Here, the issues presented by Defendants are identical to those that would be decided in the context of a motion for class certification. Defendants allege that numerosity is not met, under Rule 23(a)(1), because "the complaint does not outline or explain as to why joinder is impracticable . . . [nor does it] allege the number of potential class members." Defs.' Mem., at 12-13. Defendants march through the next three prongs of Rule 23 in like fashion, alleging that Plaintiffs have not established commonality, typicality, or adequacy of representation. Because these issues are identical to those before a court deciding a motion for class certification, the arguments are premature at this stage of the proceedings.
Accordingly, I recommend that the Court deny Defendants' motion to strike class claims "without prejudice to the [Defendants'] ability to oppose class certification on these same grounds." Kassman, 925 F. Supp. 2d at 464-65 (quoting Winfield v. Citibank, N.A., 842 F. Supp. 2d 560, 574 (S.D.N.Y. 2012)).
VI. Plaintiffs Alleged a Plausible Claim for Retaliation
Defendants next argue that the Court should dismiss Shibetti's retaliation claim. Defendants contend that Shibetti was not fired from her job because she made complaints regarding certain labor law violations. Instead, she was fired because of an "established pattern of disrespect towards the owners, management and other employees during work hours." Defs.' Mem. at 14.
Section 215 of NYLL prohibits an "employer" from retaliating against an employee for making a "complaint to his or her employer." N.Y. Lab. Law § 215.1(a). To state a claim for retaliation, an employee must allege that, "while employed by the defendant, he or she made a complaint about the employer's violation of New York Labor Law and was terminated or otherwise penalized, discriminated against, or subjected to an adverse employment action as a result." Higueros v. New York State Catholic Health Plan, Inc., 526 F. Supp. 2d 342, 347 (E.D.N.Y. 2007). "An employee complaint or other communication need not make explicit reference to any section or provision of this chapter to trigger the protections of this section." Clybourn v. Spiderbands LLC, No. 18-CIV-03688 (ER), 2018 WL 6528234, at *4 (S.D.N.Y. Dec. 12, 2018) (quoting N.Y. Lab. Law § 215.1(a)). To state a claim for retaliation under the NYLL, a plaintiff must plead a "nexus" between the employee's complaint and the allegedly retaliatory action by the employer. Higueros, 526 F. Supp. 2d at 347; see Kreinik v. Showbran Photo, Inc., No. 02-CV-1172 (RMB) (DF), 2003 WL 22339268, at *9 (S.D.N.Y. Oct. 14, 2003) (finding pleading sufficient where plaintiff's "allegations sufficiently plead that his labor law complaints were a motivating factor for [the employer's] adverse action"); accord Mayer v. Neurological Surgery, P.C., No. 15-CV-0864 (DRH) (ARL), 2016 WL 347329, at *3 (E.D.N.Y. Jan. 28, 2016).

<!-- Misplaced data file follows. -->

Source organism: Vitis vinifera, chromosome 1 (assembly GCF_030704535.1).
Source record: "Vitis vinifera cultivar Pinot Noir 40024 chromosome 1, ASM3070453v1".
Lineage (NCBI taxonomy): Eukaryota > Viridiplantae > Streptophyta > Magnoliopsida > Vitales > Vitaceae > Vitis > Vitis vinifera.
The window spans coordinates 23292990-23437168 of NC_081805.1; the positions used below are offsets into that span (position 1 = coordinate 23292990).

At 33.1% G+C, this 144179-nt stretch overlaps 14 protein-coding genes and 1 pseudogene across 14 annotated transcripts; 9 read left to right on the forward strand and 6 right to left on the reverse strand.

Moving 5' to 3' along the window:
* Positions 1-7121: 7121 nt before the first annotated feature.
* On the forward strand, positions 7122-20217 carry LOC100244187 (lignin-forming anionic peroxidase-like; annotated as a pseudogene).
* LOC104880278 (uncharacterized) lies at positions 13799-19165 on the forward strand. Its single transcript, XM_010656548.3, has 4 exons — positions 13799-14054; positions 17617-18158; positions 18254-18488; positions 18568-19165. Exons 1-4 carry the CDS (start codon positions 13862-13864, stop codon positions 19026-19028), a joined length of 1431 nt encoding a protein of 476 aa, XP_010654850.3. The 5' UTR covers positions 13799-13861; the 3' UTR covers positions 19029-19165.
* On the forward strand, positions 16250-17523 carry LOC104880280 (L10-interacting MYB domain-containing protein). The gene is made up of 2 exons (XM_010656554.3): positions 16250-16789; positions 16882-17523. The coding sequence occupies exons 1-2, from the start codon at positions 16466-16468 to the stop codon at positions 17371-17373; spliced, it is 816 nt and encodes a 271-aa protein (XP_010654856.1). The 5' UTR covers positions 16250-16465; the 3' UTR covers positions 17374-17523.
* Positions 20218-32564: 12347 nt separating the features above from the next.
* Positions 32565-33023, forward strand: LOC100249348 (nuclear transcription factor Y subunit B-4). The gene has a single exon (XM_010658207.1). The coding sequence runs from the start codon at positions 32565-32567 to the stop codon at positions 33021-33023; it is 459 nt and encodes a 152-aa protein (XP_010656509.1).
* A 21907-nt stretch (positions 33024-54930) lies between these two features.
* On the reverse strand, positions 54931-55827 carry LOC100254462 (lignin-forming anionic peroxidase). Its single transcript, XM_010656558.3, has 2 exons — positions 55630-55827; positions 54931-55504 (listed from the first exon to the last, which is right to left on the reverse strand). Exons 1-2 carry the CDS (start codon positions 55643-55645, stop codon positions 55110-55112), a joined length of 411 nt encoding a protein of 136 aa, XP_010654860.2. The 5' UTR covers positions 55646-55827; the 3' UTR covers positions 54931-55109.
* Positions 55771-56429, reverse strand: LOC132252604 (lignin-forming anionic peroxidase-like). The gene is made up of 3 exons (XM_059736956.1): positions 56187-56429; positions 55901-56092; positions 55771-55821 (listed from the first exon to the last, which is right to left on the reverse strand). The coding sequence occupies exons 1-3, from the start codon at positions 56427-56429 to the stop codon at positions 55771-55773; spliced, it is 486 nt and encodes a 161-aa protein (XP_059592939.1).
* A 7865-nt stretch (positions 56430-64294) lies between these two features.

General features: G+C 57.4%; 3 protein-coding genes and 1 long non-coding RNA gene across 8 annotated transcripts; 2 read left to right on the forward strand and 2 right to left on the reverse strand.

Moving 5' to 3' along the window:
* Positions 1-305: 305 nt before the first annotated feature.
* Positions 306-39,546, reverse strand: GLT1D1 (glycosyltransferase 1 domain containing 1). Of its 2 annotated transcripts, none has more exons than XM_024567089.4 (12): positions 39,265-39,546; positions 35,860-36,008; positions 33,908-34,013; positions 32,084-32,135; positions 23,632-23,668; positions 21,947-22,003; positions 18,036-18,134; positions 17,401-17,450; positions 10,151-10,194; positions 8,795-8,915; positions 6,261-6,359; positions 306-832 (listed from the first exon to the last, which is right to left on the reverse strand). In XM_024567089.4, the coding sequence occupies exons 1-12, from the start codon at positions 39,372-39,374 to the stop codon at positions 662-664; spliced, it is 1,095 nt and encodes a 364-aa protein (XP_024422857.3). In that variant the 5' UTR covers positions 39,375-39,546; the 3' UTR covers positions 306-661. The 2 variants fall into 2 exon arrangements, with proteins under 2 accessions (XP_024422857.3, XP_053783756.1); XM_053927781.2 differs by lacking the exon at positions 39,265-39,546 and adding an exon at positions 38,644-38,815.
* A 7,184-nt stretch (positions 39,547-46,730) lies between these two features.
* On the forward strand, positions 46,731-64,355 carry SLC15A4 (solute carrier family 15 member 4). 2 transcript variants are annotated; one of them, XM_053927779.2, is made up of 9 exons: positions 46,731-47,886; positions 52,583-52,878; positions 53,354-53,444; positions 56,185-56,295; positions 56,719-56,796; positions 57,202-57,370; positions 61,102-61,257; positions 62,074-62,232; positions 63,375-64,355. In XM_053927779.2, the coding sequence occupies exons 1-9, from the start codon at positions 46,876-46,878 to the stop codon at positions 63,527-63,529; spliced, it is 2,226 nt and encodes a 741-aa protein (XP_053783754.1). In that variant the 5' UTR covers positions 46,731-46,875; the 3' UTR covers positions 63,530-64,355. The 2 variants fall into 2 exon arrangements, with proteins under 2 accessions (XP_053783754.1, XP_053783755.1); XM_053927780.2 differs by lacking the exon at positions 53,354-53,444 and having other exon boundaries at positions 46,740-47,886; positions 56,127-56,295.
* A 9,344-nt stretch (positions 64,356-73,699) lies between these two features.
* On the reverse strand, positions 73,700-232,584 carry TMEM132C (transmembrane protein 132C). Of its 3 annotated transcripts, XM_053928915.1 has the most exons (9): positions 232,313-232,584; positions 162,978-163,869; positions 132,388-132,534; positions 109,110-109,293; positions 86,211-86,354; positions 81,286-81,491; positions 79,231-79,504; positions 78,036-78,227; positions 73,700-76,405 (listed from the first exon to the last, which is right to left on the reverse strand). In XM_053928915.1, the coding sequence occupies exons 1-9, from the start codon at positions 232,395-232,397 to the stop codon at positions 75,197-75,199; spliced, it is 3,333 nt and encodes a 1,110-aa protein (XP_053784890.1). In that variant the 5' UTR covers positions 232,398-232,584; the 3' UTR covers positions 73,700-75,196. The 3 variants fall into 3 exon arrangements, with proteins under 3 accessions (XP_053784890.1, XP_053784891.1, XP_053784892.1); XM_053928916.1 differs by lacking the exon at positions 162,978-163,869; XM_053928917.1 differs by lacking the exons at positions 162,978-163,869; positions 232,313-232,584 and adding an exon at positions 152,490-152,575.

Defendants' arguments are plainly improper. Defendants argue that they are advancing the true reason for Shibetti's termination—that she was disrespectful and acted inappropriately during work hours. Although this information might be relevant at some stage of the proceedings, here the Court is considering a motion to dismiss, in which its task is to determine whether Plaintiffs have "state[d] a claim upon which relief can be granted." Fed. R. Civ. P. 12(b)(6). Generally, a motion court cannot look beyond the complaint in considering a motion to dismiss. Faulkner v. Beer, 463 F.3d 130, 134 (2d Cir. 2006). Defendants present factual statements in the discussion section of their memorandum, asking the Court to consider these statements as evidence. As should be obvious, this Court cannot consider these factual matters in a 12(b)(6) proceeding. See Friedl v. City of New York, 210 F.3d 79, 84 (2d Cir. 2000) (district court committed reversible error where it granted motion to dismiss based on factual statement contained in defendants' declaration in support of their motion to dismiss).
Defendants separately contend that Plaintiffs fail to meet the nexus requirement to show retaliation. According to Defendants, Shibetti has failed to proffer a connection between her complaint of unlawful activity and her subsequent termination from Z Diner. Defendants state that Adel Fathelbab was the supervisor who both hired and fired Shibetti, and this somehow negates any inference that he retaliated on the basis of her complaint. Defendants also contend that Shibetti's short term of employment (nine months) tends to negate any inference of retaliation.
Considering the allegations in the Complaint as true, Plaintiffs have proffered sufficient information to state a claim for retaliation. The following statement is alleged in Plaintiffs' TAC:
Defendants unlawfully retaliated against Shibetti by terminating her employment in response to protected complaints that she made about defendants' Labor Law violations.TAC ¶ 146. In support, Plaintiffs alleged the following facts:
In or around April 2016, Shibetti approached her supervisors and requested that she be paid "on the books," with regular wage statements, and at an amount meeting or exceeding the minimum wage.TAC ¶¶ 83-5. The short period of time between Shibetti's complaint and her subsequent termination supports an inference that she was terminated because of her complaint. See Ting Yao Lin v. Hayashi Ya II, Inc., No. 08-CV-6071 (SAS) (AJP), 2009 WL 289653, at *8 (S.D.N.Y. Jan. 30, 2009) (finding that termination one month after labor law complaint supported inference that the employee's complaint was a motivating factor for discharge); Jacques v. DiMarzio, Inc., 200 F. Supp.2d 151, 155, 162 (E.D.N.Y. 2002) (finding that termination shortly after making NYLL complaint indicated that labor law complaints could have been a motivating factor for the employee's discharge); cf. Bazignan v. Team Castle Hill Corp., No. 13-CV-8382 (PAC), 2015 WL 1000034, at *3 (S.D.N.Y. Mar. 5, 2015) (finding no nexus where plaintiff made daily labor law complaints over a substantial period of time prior to termination).